rejecting Lutz, the court concluded:


While this case factually resembles the Lutz case, we decline to follow it.
Instead, we adopt the reasoning of another similar case, Nelson v. United
States, 838 F.2d 1280 (D.C.Cir.1988), where the court held that an owner's
failure to control his pet dog did not occur in the line of duty.


As a preliminary matter, we observe that the FTCA waives the Government's

immunity to suit only for personal injuries caused by government employees
acting within the scope of their employment. 28 U.S.C. Sec. 1346(b). Military
employees are within the scope of employment when they act in "the line of
duty." 28 U.S.C. Sec. 2671. "Line of duty" takes its meaning from the
applicable state law of respondeat superior. Williams v. United States, 350 U.S.
857, 76 S.Ct. 100, 100 L.Ed. 761 (1955) (per curiam). Under Arkansas law an

employee acts within the scope of employment or in the line of duty when he
acts for his employer's benefit or furthers his employer's interest. Orkin
Exterminating Co. v. Wheeling Pipeline, Inc., 263 Ark. 711, 567 S.W.2d 117

Piper v. United States, 887 F.2d 861, 863 (8th Cir.1989).


We join the District of Columbia Circuit and the Eighth Circuit in declining to
follow Lutz.

Strict Liability

Under Kentucky law, the owner of a dog is strictly liable for dog bites.
Kentucky Revised Statutes section 258.275(1) provides: "Any owner ... of a
dog which has ... injured ... any person ... shall be liable to the ... person in a
civil action for all damages and costs...."


Plaintiffs attempt to implicate the United States under these statutes by



In the present case, it is beyond question that the United States is the owner of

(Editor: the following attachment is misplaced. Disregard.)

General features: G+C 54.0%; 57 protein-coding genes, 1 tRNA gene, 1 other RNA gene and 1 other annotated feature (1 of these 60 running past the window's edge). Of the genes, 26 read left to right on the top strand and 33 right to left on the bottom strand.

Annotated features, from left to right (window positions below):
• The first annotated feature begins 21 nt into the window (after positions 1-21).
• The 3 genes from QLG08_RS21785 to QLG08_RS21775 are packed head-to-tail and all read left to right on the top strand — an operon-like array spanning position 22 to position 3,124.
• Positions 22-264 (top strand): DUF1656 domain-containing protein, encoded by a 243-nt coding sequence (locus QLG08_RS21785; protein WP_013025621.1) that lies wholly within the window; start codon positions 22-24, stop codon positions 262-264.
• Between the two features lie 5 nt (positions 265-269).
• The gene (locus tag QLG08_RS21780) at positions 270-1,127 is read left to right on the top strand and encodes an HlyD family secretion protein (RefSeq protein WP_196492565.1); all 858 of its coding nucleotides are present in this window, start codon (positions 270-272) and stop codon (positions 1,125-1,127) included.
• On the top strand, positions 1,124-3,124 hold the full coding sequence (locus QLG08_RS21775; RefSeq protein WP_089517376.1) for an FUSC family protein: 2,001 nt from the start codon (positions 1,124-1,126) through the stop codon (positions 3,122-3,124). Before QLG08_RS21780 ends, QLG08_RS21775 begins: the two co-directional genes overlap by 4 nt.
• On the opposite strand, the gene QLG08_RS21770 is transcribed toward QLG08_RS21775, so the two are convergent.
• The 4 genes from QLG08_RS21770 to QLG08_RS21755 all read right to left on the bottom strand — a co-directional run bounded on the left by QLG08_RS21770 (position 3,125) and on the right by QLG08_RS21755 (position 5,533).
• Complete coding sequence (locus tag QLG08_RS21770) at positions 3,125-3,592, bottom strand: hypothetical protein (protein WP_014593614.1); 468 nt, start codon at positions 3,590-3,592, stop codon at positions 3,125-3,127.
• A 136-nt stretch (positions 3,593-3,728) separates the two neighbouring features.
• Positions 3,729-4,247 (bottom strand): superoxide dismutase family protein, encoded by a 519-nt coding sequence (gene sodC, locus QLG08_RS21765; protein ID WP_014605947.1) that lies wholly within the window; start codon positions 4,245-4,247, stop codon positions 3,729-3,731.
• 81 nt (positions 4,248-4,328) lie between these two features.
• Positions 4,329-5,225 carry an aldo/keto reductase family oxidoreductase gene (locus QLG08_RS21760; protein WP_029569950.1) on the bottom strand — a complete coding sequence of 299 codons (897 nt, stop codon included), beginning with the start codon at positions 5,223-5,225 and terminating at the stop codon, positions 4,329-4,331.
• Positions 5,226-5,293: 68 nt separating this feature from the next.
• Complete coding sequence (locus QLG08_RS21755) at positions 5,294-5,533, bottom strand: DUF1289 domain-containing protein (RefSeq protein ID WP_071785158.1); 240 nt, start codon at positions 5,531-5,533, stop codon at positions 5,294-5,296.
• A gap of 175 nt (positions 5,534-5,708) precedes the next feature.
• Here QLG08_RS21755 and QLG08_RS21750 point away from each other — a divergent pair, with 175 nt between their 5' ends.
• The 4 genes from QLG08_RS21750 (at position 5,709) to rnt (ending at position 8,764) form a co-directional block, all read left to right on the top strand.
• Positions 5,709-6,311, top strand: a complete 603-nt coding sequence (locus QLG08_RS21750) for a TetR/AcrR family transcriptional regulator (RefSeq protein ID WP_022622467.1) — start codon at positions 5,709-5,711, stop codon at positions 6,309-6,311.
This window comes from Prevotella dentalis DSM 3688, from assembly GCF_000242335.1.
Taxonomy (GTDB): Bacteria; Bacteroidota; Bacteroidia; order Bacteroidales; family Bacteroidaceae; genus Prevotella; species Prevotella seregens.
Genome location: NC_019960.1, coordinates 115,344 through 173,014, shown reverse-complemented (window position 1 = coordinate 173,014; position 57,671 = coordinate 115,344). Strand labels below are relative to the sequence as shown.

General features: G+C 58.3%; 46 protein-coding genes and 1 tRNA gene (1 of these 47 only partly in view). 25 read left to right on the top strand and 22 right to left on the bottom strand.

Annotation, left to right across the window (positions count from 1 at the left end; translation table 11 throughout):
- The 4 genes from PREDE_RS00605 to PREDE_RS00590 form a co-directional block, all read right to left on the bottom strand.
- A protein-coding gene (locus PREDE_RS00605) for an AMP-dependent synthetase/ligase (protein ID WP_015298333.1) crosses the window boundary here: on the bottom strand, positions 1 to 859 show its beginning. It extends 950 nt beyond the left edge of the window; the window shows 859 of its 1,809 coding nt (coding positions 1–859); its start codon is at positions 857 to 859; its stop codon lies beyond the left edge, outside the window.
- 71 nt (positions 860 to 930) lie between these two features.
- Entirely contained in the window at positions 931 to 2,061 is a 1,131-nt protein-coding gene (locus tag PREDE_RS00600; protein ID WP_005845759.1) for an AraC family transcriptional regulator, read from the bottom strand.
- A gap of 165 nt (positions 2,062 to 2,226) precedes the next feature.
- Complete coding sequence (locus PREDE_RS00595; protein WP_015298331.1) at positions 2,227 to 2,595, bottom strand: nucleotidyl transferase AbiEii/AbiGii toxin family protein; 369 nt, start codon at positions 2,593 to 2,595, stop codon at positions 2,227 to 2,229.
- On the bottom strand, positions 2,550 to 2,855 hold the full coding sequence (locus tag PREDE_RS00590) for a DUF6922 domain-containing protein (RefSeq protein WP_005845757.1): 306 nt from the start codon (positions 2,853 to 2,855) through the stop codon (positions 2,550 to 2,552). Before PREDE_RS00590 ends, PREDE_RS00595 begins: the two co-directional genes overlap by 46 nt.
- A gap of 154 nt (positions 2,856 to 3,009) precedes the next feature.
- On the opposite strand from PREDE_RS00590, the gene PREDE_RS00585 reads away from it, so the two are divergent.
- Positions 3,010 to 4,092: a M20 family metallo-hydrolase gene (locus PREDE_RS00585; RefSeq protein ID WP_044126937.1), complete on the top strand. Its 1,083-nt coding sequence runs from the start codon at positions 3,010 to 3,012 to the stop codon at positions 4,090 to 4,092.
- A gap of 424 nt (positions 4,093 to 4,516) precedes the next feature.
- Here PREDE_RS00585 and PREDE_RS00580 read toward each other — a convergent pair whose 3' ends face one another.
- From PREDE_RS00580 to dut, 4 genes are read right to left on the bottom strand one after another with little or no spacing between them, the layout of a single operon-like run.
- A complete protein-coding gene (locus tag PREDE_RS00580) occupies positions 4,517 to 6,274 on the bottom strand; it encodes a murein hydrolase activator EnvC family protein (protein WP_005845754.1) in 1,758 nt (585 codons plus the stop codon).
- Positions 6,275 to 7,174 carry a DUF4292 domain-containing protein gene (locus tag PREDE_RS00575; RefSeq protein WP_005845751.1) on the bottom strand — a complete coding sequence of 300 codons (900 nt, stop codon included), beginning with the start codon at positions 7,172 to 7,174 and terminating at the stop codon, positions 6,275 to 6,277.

Fort Knox. Furthermore, pursuant to USAARMC Reg 40-12, any resident of
Fort Knox is required to receive permission to keep a pet from the base
commander. Therefore, the United States clearly falls within the definition of
"owner" under state law, as does its employee Sergeant Dunlap.


(Pls' Brief at 10).


We are unpersuaded by plaintiffs' argument that would make the United States
the "owner" of the dog because it was the owner of the army base where the
dog was kept.


More significantly, however, the Supreme Court has concluded that the United
States is not liable under the FTCA for claims grounded in strict liability.


This Court's resolution of the strict-liability issue in Dalehite [v. United States,
346 U.S. 15, 73 S.Ct. 956, 97 L.Ed. 1427 (1953) ] did not turn on the question
of whether the law of Texas or of some other State did or did not recognize
strict liability for the conduct of ultrahazardous activities. It turned instead on

the question of whether the language of the Federal Tort Claims Act permitted
under any circumstances the imposition of liability upon the Government where
there had been neither negligence nor wrongful act. The necessary consequence
of the Court's holding in Dalehite is that the statutory language "negligent or
wrongful act or omission of any employee of the Government," is a uniform
federal limitation on the types of acts committed by its employees for which the
United States has consented to be sued. Regardless of state law characterization,
the Federal Tort Claims Act itself precludes the imposition of liability if there
has been no negligence or other form of "misfeasance or nonfeasance," 346
U.S. at 45, 73 S.Ct. at 972, on the part of the Government.

Laird v. Nelms, 406 U.S. 797, 798-99, 92 S.Ct. 1899, 1900-01, 32 L.Ed.2d 499

USAARMC Regulations 40-12 4(5) and (7) (1983) provide in relevant part that
an animal owner shall "[b]e pecuniarily liable for damage or injury to ...
persons ...," and requires that pet owners "[e]nsure that animals remain under
their direct supervision and control at all times and that measures are employed
to prevent them from attacking personnel...."
USAARMC Regulation 40-12 6(2) (1983) provides that "a third unprovoked
bite will be grounds for removal of the pet from Government property."

In Nelson, although the D.C. Circuit rejected plaintiff's theory of derivative

liability, it did uphold a judgment for the injured plaintiff under a theory of
negligence on the part of government security personnel who were well aware
of the dog's propensity to bite people. Although plaintiffs in this appeal make
no similar direct argument, we state that the facts here show the government
was aware of only one previous incident involving this dog, and the factual
predicate for liability found in Nelson is absent here